Ebrahiem Abrahams

Degree: MSc in Environmental and Water Science, The University of the Western Cape. 

SupervisorDr M.C Grenfell and Dr J. Glenday

Title of thesisAn analysis of post-fire catchment erosion dynamics under different land cover types, Jonkershoek, Western Cape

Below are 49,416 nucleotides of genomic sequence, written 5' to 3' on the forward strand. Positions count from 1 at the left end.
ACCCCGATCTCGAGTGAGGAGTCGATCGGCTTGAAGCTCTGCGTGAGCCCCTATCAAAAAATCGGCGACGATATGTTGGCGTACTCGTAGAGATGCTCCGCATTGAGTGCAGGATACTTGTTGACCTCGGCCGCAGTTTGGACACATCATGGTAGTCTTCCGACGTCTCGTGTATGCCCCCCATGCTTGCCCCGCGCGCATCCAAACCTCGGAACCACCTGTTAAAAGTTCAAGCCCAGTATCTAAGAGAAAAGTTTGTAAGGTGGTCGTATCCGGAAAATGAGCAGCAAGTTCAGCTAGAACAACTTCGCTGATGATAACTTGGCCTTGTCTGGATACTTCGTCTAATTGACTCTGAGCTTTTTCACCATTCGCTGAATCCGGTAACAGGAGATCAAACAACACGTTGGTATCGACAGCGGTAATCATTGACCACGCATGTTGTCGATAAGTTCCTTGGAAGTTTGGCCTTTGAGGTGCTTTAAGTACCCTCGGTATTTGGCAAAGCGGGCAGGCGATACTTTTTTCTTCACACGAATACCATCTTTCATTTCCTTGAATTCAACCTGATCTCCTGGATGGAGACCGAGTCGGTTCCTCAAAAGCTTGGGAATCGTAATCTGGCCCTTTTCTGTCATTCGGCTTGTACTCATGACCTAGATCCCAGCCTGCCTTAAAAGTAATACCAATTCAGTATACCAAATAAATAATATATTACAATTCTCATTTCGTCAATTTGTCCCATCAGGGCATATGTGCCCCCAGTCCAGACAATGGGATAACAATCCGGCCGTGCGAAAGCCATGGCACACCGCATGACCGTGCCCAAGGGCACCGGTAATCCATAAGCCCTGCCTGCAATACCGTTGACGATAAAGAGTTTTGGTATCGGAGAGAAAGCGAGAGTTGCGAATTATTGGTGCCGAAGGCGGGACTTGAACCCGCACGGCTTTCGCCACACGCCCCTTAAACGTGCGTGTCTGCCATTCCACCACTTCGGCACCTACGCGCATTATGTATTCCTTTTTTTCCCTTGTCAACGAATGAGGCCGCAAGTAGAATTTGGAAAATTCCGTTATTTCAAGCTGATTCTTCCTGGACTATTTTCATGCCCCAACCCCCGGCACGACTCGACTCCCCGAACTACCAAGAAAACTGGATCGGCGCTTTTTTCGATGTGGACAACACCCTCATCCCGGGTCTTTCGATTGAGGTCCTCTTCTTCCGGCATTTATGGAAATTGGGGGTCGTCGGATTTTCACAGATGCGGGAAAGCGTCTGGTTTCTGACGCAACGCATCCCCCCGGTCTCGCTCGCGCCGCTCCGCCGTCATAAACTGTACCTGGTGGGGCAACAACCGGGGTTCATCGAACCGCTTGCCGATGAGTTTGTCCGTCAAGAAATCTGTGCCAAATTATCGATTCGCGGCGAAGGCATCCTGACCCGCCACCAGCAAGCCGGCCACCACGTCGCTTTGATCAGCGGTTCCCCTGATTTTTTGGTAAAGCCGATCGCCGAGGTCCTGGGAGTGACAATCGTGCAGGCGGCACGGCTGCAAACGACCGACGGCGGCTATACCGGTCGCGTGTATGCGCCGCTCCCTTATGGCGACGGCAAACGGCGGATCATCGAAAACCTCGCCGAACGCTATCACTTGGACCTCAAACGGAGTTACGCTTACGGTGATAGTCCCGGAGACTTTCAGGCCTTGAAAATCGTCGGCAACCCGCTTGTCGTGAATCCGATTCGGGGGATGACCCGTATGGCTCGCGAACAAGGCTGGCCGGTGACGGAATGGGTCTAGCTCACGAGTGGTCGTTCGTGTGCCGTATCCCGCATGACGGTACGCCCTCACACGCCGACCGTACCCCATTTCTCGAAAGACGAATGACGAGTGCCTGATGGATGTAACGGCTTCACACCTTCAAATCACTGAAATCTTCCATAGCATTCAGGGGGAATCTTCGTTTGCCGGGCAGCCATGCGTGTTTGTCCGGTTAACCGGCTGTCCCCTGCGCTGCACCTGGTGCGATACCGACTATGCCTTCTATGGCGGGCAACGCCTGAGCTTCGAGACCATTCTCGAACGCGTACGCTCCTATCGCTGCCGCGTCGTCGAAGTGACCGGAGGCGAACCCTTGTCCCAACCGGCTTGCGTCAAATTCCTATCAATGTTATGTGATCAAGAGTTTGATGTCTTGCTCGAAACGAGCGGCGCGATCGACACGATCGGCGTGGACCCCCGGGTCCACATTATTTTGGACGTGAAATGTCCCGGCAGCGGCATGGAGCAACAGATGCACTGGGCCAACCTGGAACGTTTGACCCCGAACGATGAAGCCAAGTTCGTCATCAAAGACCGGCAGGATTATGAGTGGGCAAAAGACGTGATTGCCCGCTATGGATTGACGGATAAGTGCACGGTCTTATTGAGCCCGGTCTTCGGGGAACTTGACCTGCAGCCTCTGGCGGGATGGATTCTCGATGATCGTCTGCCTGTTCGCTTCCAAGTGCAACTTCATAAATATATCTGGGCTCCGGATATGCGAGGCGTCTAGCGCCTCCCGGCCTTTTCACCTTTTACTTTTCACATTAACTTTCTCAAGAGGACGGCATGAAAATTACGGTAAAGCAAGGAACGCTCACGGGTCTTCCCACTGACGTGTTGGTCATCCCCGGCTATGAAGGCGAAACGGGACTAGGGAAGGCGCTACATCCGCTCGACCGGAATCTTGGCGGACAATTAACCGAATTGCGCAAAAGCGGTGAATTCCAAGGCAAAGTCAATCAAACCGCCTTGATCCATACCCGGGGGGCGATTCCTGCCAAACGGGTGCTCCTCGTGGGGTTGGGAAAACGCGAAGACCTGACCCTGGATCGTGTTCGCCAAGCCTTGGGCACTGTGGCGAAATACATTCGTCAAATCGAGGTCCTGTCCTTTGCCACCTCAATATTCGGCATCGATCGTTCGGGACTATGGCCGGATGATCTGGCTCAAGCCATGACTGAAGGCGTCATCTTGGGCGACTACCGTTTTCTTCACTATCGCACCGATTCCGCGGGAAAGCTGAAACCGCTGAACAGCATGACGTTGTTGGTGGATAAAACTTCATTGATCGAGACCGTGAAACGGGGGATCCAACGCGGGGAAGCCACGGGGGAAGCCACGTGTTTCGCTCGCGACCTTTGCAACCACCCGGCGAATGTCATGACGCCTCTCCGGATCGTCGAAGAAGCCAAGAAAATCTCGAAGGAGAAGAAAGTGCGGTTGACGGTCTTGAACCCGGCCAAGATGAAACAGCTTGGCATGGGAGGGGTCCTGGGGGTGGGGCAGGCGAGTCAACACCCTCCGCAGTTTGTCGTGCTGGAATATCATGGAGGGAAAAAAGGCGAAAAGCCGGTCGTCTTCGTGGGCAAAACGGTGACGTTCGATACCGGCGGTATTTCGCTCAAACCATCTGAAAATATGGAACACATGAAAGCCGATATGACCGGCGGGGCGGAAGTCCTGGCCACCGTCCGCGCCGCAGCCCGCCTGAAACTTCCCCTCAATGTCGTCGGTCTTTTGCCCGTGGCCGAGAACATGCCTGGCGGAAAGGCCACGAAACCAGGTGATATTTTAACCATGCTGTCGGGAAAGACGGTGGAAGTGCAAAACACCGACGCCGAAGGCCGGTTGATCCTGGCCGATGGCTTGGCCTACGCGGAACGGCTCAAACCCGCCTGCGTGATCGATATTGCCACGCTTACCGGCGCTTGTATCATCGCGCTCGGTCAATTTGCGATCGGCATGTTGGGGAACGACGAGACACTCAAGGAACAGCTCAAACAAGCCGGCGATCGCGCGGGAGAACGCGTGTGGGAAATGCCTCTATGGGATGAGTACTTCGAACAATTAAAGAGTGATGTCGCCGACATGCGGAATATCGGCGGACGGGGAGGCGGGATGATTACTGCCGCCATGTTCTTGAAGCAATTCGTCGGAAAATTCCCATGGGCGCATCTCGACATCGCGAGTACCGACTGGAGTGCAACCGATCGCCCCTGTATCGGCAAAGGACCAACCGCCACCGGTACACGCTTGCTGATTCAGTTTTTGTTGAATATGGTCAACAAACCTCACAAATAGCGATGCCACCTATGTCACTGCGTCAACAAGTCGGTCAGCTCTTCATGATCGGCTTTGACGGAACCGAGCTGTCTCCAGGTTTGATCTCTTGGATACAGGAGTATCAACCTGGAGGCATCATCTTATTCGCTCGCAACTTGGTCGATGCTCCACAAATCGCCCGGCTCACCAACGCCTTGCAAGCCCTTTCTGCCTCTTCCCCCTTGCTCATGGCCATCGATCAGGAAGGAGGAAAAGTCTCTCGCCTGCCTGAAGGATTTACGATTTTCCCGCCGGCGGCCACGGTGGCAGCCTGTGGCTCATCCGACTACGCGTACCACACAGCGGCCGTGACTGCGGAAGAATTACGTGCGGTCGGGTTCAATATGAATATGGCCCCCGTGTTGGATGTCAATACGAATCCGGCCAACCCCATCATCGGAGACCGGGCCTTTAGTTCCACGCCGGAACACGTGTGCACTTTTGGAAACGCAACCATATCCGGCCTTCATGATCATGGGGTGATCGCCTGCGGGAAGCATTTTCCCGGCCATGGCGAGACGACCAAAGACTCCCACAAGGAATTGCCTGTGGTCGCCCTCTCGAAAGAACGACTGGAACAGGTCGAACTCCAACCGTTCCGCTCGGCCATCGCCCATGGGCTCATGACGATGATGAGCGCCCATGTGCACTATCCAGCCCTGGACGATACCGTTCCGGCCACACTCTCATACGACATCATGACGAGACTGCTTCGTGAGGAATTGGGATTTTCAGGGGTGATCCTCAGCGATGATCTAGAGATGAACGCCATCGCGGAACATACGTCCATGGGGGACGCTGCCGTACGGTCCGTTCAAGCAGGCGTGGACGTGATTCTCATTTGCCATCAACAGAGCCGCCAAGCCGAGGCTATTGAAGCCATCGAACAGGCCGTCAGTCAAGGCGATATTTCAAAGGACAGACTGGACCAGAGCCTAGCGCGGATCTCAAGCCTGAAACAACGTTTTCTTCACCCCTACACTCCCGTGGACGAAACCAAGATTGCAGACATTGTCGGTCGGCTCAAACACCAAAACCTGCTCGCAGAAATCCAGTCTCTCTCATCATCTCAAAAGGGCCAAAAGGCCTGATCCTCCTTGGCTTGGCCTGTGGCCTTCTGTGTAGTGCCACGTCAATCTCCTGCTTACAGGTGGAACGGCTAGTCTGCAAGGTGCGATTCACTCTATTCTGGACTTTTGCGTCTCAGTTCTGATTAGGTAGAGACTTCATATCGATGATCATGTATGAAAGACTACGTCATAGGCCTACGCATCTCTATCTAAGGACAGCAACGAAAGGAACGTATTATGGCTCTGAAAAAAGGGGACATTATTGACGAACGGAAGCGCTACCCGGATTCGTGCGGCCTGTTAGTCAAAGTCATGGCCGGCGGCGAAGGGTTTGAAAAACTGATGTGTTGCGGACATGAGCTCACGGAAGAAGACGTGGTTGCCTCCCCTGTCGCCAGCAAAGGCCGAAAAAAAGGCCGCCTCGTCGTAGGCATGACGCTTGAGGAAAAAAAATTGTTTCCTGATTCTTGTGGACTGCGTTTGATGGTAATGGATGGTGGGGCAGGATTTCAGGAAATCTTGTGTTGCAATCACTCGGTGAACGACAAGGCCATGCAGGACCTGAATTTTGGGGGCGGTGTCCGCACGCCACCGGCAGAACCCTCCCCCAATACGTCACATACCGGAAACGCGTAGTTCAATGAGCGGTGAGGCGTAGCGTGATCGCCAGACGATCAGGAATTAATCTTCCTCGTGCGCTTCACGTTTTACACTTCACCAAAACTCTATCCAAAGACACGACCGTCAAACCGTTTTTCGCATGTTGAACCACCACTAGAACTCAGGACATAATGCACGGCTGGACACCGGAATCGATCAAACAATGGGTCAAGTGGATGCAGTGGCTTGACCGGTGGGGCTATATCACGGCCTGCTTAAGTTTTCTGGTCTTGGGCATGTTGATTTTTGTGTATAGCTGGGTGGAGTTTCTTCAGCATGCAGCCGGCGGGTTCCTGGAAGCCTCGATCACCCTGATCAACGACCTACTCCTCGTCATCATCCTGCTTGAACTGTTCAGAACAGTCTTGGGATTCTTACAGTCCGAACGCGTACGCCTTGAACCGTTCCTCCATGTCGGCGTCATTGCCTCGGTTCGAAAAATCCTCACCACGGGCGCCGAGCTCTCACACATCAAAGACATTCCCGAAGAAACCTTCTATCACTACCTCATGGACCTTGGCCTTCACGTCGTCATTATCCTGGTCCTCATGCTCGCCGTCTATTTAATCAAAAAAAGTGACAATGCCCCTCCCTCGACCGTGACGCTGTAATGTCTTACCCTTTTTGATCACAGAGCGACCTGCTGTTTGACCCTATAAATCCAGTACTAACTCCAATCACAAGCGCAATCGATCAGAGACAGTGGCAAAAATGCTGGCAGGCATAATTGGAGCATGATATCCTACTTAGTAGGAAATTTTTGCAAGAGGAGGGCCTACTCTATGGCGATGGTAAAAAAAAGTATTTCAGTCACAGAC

Description: Water and sediment fluxes in a channel network are the most important processes involved in sculpting catchment morphology. The response of a system to these fluxes and resulting geomorphic signatures may vary across catchments. Differences may occur due to terrain, variation in burn severity, variation in channel conveyance efficiency and vegetation dynamics. As such, similar systems may respond differently under similar conditions. Research indicates that vegetation cover is one of the most important erosion-controlling factors as it provides surfaces that are resistant to erosion through root cohesion. When vegetation is removed (e.g. by wildfire), the susceptibility of surfaces to erosion increases until the cover re-establishes over time. However, further investigation is required elucidating the relative dominance of erosion-controlling factors and how different systems will respond to different elements. Langrivier and Tierkloof are two gauged catchments in the Jonkershoek Nature Reserve with contrasting vegetation cover, providing an ideal setting to test ideas about key controls on erosion and deposition at catchment scale. Here a spatially distributed numerical model (CAESAR-Lisflood) coupled with detailed fieldwork i.e. erosion plots, time-integrated sediment sampling, soil and vegetation surveys, will provide a systematic means of testing the relative effect of these variables as well as offer insight into the mechanisms that control catchment form and function. The aim of this study is primarily to improve knowledge and understanding about sediment fluxes at catchment scale. To achieve the above aim, the following objectives will be carried out: 1) to investigate the variation of erosion dynamics in two different landscape settings through the wet season 2) to investigate the nature and dynamics of fine sediment transfer through the main channel of Langrivier and Tierkloof catchments 3) to simulate the effects of different land cover types on erosion rates using a landscape evolution model. The key theoretical contribution would be an improved understanding of the controls on modern catchment geomorphology in the rugged Cape Fold terrain.